Here are the loaf-forming shenanigans I referred to earlier, in case you wanted to know. Click to biggify.

Friday, January 23, 2009

Mystery Utensil

Sunny sent me these photos of a mystery utensil in her kitchen. She asked me if I could help her identify it so that she can sleep tonight. She suggested that it might be used in the cheese making process when the curd is cut. Here's what she had to say about it:

"The main boby of this utensil is 9" long and 5 1/4 " wide. The interesting thing is that the wires going across are flat on one side and wedge shaped on the other, so as to make one think it is used for some kind of cutting."

I have never seen anything like this before and I don't know the first thing about cheesemaking. Can you help Sunny?

Saturday, January 17, 2009

Well-Hung Furniture

Got your attention, didn't I?

Check out the furniture in this article. Those skinny-legged, low-backed chairs are so retro! The concept of hanging furniture on the wall so that it can be moved up out of the way is a bit strange, but practical. I have to admit, I've never seen it done. The only drawback I can see is the inability to rearrange the furniture once it's installed.

The retro colors in the drawings are nice and make me think of the colors my grandma used in her house. Remember avocado green? Mustard yellow? Aqua blue? Yeah, I knew you would.

Tuesday, January 6, 2009

Cleanliness Is Next To Godliness

I'm a big fan of a super-clean kitchen. I even clean my kitchen sink after each use. So this ad for Clorox bleach is right up my alley (click to bigify). Note that it's:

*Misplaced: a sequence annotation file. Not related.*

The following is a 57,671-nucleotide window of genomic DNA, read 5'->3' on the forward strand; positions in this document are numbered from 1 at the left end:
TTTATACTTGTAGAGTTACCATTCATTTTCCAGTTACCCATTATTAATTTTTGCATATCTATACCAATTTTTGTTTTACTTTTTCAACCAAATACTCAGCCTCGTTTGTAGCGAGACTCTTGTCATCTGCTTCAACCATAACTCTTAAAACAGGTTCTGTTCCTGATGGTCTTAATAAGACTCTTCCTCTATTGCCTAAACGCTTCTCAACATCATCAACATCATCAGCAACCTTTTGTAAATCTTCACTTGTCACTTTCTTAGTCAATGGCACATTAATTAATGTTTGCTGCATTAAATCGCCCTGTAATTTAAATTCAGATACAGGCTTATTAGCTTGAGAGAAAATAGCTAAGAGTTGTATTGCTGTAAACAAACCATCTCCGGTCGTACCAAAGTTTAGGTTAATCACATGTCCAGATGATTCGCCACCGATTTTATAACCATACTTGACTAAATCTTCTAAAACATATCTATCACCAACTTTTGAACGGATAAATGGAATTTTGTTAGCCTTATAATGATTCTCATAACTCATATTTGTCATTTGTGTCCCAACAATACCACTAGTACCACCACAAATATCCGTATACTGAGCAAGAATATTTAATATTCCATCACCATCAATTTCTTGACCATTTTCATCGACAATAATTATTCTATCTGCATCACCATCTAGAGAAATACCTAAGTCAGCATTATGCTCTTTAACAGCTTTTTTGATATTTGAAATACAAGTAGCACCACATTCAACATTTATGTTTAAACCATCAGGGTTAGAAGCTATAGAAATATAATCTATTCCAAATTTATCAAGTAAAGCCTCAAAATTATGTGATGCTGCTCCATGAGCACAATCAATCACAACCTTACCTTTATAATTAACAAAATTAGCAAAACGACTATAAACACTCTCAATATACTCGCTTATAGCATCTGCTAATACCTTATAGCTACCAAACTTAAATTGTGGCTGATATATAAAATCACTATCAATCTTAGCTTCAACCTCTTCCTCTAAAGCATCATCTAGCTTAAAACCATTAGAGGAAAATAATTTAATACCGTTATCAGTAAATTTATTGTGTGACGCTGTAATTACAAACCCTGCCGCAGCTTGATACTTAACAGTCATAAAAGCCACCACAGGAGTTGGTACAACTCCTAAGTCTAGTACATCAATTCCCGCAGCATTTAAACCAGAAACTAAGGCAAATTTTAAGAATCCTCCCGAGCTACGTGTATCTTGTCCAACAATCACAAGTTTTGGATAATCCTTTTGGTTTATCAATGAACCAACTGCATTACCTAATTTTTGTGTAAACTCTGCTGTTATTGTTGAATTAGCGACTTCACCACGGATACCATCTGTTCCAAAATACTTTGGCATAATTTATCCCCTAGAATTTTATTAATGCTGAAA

1. Gentler
  2. Greater

I don't know about that clown looking bottle guy though. He's kinda scary.

While looking at this page of ads from the February, 1950 edition of Farm Journal, I couldn't ignore the image of the coughing man in the Foley's ad. Now, it might be just me, but wouldn't you look that bad if you took a honey and tar cough compound? I'll have a cough drop, thank you.

It's interesting to note how our cleaners and medicines have changed since 1950. I'm so grateful for the improvements! We certainly know a lot more about what makes us sick and ways to prevent food-borne illnesses.

I'll also take one of those cut-to-fit homes for $1885! What a bargain!

Thursday, January 1, 2009

Mrs. Friedrichs

I feel like Mrs. Friendrichs lately with all the cleaning and cooking I've been doing because of the holidays. But she looks much better with those cat's eyes glasses. And check out the wide collar on her dress. Back then women dressed to the nines, even for housework. I certainly don't put that much effort into my daily appearance. I've even been known to leave the house with a case of bed head. Shameful, I know.

Check out her nifty washer/dryer setup. How nice that she doesn't have to bend over to load and unload the machines! I also like the built-in kitchen radio above the fridge. They really knew how to build things back then, didn't they?